The Ronchi di Cialla estate was founded in 1970 at Cialla (the estate’s name derives from the Italian word ronchi, meaning a well-exposed, sunlit hill, and the Slovenian word cela, meaning stream), a hamlet close-by the much bigger towns of Prepotto and Albana in the Friuli Colli Orientali, the territory of which has always been Schioppettino’s home. However, it is in the shadow-rich, especially cool-climate area of Cialla, where vineyards are created robbing space to the surrounding and ever-encroaching forests, that Schioppettino reaches its noblest version. By no means the biggest, richest version of Schioppettino wine you’ll ever taste, but certainly the most refined of all renditions, it is thanks to Cialla’s terroir that the wines are usually those that are most brimming with the variety’s telltale green peppercorn nuances and gushing with crisp red and blue fruit aromas and flavours. Forever to their credit, it is the Rapuzzi family, owners of Ronchi di Cialla (founded by the husband and wife team of Dina and Paolo – the latter very sadly no longer with us- and now just as capably run by sons Ivan and Pierpaolo), who saved Schioppettino from oblivion (if not downright extinction) and whose wines were the first to showcase the greatness that the Schioppettino cultivar can deliver when turned into a red wine. The Ronchi di Cialla 2015 Schioppettino Friuli Colli Orientali Sottozona Cialla is a fine case in point. Deep ruby with purple tinges, the nose offers aromas of blackberry, blueberry, black cherry, green peppercorns, oregano, mint and pine cones. Then compellingly sweet and smooth on entry, with a tight fruity core in the middle and lingering flavours of blue and balc fruit sexed up by spicy and herbal nuances. No blockbuster, but marvelously elegant and balanced, it dances gracefully on your tastebuds while leaving behind a whiplash of harmonious acidity that makes this one of the food-friendliest reds you’ll taste this year. One caveat: as good and as ready to drink as this is, it is still not exuding noteworthy complexity, that will come instead with time. So while you may decide to enjoy this midweight beauty right now, cellaring for another five years or so will greatly increase this wine’s multifaceted appeal it is only hinting at currently (hence the ‘+’ sign on my score ,as I expect this wine, when retasted in about five years, to warrant a higher score). Drinking window: now-2036.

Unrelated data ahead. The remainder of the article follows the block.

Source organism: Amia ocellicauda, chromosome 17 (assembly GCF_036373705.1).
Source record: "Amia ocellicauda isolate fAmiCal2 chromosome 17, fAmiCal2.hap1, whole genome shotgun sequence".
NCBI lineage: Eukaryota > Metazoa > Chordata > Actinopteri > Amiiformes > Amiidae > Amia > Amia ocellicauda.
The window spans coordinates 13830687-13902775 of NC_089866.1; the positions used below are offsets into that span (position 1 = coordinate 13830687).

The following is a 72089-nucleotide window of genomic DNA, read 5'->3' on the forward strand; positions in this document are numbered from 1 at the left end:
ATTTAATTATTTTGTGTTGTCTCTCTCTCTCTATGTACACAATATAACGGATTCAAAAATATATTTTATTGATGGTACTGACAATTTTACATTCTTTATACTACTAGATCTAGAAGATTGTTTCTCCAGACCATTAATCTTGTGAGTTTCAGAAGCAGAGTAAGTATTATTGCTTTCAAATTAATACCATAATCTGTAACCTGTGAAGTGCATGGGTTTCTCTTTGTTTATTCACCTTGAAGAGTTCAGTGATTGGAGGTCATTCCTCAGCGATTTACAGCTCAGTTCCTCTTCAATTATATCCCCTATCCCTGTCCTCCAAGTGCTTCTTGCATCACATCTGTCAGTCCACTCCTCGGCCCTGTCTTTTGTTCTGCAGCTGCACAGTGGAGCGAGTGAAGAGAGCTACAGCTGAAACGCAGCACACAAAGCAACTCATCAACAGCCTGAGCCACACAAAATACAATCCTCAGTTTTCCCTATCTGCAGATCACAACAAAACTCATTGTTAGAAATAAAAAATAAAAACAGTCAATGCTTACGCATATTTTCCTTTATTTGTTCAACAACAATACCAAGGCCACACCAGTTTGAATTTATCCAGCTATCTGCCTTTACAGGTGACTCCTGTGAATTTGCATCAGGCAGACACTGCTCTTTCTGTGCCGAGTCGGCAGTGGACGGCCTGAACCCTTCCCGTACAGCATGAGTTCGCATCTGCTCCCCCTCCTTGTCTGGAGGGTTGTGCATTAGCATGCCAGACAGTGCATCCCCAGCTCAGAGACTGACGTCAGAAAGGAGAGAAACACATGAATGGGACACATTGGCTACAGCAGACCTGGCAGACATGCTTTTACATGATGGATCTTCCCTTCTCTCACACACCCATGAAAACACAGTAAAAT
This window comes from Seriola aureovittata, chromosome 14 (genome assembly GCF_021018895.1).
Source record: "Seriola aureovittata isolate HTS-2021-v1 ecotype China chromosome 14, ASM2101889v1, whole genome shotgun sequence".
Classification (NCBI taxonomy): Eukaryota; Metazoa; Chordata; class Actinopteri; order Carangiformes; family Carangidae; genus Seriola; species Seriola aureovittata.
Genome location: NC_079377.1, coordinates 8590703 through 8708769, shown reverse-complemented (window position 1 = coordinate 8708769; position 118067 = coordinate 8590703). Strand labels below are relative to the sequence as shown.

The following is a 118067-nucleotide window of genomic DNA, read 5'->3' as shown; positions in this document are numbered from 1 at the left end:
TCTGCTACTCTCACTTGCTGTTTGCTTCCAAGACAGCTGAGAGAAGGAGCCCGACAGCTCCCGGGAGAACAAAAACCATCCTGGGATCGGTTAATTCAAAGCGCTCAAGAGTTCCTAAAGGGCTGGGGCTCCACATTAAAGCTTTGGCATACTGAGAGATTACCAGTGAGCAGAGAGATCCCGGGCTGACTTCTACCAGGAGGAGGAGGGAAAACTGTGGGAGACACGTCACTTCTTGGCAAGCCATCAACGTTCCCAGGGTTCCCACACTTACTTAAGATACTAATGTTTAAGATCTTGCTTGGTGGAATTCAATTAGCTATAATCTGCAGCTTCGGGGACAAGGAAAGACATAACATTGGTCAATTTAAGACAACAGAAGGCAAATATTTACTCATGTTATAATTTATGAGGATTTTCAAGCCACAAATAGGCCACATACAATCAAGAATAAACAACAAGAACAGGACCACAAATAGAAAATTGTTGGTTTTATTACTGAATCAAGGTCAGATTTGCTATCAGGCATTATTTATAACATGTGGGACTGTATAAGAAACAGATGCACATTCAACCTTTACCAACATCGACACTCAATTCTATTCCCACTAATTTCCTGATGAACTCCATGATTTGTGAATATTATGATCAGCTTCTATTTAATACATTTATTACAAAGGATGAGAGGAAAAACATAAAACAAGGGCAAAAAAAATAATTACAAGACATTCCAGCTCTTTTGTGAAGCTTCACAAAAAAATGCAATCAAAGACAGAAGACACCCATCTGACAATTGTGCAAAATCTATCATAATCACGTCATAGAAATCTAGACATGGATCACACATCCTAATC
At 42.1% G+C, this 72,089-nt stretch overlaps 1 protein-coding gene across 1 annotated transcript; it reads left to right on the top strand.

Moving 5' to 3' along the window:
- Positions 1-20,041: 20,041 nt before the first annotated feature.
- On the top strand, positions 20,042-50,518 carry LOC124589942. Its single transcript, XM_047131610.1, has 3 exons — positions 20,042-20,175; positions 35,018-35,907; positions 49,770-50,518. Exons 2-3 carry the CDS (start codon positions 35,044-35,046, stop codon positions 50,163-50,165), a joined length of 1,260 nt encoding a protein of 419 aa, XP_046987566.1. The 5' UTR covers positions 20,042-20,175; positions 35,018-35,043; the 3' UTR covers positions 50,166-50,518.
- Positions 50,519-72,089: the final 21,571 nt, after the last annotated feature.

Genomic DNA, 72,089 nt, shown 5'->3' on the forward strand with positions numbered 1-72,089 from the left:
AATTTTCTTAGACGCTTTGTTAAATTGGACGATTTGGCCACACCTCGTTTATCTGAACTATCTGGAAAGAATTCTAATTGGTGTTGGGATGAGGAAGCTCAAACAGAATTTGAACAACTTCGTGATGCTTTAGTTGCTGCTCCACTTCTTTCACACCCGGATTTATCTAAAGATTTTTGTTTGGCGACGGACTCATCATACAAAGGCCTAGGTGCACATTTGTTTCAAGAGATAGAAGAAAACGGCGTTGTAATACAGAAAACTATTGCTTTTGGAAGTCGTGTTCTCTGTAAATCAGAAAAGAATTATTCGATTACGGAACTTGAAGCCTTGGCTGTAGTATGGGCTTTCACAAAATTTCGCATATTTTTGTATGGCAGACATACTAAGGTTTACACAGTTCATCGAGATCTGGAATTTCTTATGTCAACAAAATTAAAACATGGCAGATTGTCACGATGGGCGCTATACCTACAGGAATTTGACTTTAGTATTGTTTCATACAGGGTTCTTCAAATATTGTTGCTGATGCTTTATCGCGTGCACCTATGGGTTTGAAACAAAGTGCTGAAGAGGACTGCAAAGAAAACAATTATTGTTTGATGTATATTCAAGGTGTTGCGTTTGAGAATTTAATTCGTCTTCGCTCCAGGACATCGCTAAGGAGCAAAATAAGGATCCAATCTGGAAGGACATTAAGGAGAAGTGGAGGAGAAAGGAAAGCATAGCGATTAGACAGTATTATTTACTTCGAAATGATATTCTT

Ian D'Agata

Editor-in-Chief of Terroir Sense Wine Review
President of Terroir Sense Academy
Vice President of Association Internationale des Terroirs
Chief Scientific Officer of TasteSpirit

Ian D’Agata has been writing and educating about wines for over thirty years. Internationally recognized as an distinguished expert, critic and writer on many wine regions, his two most recent, award winning books Native Wine Grapes of Italy and Italy's Native Wine Grape Terroirs (both published by University of California Press) are widely viewed as the "state of the art" textbooks on the subject. The former book won the Louis Roederer International Wine Awards Book of the Year in 2015 and was ranked as the top wine books of the year for the Los Angeles Times, the Financial Times and the New York Times, while the latter was named among the best wine books of the year by Food & Wine Magazine and the NY Times.

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Ian D'Agata